رفتار مکانیکی و ساختاری یک الاستومر تورم تحت بار فشاری
|کد مقاله||سال انتشار||مقاله انگلیسی||ترجمه فارسی||تعداد کلمات|
|28764||2013||10 صفحه PDF||سفارش دهید||5442 کلمه|
Publisher : Elsevier - Science Direct (الزویر - ساینس دایرکت)
Journal : Materials & Design, Volume 45, March 2013, Pages 487–496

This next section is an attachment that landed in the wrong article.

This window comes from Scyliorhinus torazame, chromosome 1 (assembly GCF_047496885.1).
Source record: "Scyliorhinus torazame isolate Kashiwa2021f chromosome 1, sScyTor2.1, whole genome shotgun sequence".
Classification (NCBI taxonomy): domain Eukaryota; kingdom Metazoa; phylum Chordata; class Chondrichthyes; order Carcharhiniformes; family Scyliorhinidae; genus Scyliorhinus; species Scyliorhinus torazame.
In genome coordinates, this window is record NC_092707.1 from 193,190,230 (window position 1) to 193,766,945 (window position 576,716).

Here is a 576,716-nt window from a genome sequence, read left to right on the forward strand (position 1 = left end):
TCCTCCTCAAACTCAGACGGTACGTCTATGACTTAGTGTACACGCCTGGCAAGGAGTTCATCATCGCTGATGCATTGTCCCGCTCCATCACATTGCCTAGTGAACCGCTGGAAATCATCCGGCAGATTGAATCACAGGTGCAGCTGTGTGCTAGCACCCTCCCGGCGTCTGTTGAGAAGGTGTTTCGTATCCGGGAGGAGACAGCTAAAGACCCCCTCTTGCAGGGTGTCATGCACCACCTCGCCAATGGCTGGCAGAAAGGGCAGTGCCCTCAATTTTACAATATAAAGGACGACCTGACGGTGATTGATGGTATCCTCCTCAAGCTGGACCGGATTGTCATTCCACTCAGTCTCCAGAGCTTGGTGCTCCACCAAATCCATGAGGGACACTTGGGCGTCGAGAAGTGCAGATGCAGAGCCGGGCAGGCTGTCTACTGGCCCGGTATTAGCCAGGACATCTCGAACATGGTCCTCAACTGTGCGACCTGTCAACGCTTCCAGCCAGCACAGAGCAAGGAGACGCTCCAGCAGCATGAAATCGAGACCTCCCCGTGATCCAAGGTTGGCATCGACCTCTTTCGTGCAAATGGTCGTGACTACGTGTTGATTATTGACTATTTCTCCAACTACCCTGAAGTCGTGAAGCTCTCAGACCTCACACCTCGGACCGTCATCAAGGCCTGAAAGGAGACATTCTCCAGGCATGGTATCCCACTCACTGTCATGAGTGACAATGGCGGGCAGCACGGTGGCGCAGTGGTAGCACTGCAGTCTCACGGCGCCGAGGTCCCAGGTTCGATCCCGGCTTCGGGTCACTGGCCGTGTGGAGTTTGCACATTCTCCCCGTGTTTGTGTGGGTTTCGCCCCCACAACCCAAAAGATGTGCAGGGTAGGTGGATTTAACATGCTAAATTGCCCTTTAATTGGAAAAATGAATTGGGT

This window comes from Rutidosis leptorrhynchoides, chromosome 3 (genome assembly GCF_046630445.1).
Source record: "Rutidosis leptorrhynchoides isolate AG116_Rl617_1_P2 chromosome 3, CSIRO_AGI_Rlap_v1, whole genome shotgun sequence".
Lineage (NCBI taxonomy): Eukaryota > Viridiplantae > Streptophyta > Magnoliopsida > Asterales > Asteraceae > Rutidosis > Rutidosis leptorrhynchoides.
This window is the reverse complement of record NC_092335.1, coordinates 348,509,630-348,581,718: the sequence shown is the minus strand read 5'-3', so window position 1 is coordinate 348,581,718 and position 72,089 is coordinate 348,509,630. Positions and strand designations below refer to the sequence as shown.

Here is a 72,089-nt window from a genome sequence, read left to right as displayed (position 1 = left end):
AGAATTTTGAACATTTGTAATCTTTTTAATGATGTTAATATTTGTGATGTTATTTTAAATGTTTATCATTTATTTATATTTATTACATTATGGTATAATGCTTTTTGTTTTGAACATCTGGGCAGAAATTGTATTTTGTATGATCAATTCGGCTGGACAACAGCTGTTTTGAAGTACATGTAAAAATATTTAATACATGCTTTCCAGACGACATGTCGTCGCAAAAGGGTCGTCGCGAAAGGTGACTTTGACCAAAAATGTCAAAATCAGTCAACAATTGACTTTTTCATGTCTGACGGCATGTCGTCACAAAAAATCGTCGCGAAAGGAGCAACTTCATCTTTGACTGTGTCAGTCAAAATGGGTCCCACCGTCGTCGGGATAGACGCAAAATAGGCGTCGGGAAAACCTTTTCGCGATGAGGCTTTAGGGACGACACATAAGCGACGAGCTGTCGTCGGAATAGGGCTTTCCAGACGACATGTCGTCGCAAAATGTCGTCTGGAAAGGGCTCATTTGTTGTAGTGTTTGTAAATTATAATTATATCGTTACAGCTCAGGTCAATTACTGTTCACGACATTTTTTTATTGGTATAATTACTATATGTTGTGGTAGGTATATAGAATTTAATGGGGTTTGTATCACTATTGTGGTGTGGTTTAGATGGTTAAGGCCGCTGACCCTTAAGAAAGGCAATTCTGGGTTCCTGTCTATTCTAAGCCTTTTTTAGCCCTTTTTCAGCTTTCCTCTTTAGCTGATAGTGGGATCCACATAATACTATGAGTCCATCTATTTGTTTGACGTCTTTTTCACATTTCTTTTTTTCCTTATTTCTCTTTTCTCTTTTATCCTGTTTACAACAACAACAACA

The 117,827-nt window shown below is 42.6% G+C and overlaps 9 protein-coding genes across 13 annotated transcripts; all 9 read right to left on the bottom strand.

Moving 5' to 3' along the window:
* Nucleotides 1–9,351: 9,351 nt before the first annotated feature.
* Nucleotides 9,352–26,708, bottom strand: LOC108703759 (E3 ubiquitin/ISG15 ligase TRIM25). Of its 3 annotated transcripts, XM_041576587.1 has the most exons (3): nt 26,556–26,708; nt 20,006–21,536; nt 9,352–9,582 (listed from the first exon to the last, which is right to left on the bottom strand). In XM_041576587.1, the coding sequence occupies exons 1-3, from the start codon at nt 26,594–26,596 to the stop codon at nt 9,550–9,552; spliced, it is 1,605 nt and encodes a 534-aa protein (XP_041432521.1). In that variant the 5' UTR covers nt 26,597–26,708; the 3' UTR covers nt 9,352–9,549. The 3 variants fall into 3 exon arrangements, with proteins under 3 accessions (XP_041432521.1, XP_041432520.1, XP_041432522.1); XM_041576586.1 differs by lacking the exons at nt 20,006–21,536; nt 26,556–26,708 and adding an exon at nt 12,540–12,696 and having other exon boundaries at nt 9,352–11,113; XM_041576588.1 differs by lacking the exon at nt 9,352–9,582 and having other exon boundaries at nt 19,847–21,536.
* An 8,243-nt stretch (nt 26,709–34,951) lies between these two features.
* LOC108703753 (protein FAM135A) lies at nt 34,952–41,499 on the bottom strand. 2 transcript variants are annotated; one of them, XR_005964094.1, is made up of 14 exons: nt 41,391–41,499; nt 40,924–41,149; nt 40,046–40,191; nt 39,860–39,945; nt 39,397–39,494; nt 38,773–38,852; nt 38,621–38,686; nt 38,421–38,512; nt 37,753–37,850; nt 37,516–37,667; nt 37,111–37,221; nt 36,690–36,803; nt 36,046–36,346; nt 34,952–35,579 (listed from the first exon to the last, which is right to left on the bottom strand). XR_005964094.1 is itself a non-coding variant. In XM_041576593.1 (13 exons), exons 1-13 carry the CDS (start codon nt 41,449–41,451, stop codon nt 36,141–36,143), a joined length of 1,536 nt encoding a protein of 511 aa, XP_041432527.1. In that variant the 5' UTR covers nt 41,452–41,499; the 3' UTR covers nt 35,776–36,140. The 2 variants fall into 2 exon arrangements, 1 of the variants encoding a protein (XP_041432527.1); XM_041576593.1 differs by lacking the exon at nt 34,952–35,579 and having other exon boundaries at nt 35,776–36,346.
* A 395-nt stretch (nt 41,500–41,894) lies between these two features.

Swelling elastomers are a new breed of advanced polymers, and over the last two decades they have found increasing use in drilling of difficult oil and gas wells, remediation of damaged wells, and rejuvenation of abandoned wells. It is important to know whether an elastomer type or a certain seal design will function properly and reliably under a given set of oil or gas well conditions. This paper reports the results of an experimental and numerical study conducted to analyze how compressive and bulk behavior of an actual oilfield elastomer changes due to swelling. Tests were carried out on ASTM-standard compression and bulk samples (discs) before swelling and after different swelling periods. Elastic and bulk modulii were experimentally determined under different swelling conditions. Shear modulus and Poisson’s ratio were estimated using derived isotropic relations. Cross-link chain density and number average molecular weight were obtained using predictive equations of polymer physics. Mechanical testing was also modeled and simulated using the nonlinear finite element package ABAQUS, material model being Ogden hyperelastic model with second strain energy potential. Values of elastic and shear modulus dropped by more than 90% in the first few days, and then remained almost constant during the rest of the 1-month period. Poisson’s ratio, as expected, showed a mirror behavior of a sharp increase in the first few days. Bulk modulus exhibited a fluctuating pattern; rapid initial decrease, then a slightly slower increase, followed by a much slower decrease. Salinity shows some notable effect in the first 5 or 6 days, but has almost no influence in the later days. As swelling progresses, chain density decreases, much more sharply in the first week and then showing almost a steady-state behavior. In contrast, cross-link average molecular weight increases with swelling (as expected), but in a slightly fluctuating manner. Very interestingly, Poisson’s ratio approaches the limiting value of 0.5 within the first 10 days of swelling, justifying the assumption of incompressibility used in most analytical and numerical models. In general, simulations results are in good agreement with experimental ones. Results presented here can find utility in selection of swelling elastomers suitable for a given set of field conditions, in improvement of elastomer-seal and swell-packer design, and in modeling and simulation of seal performance.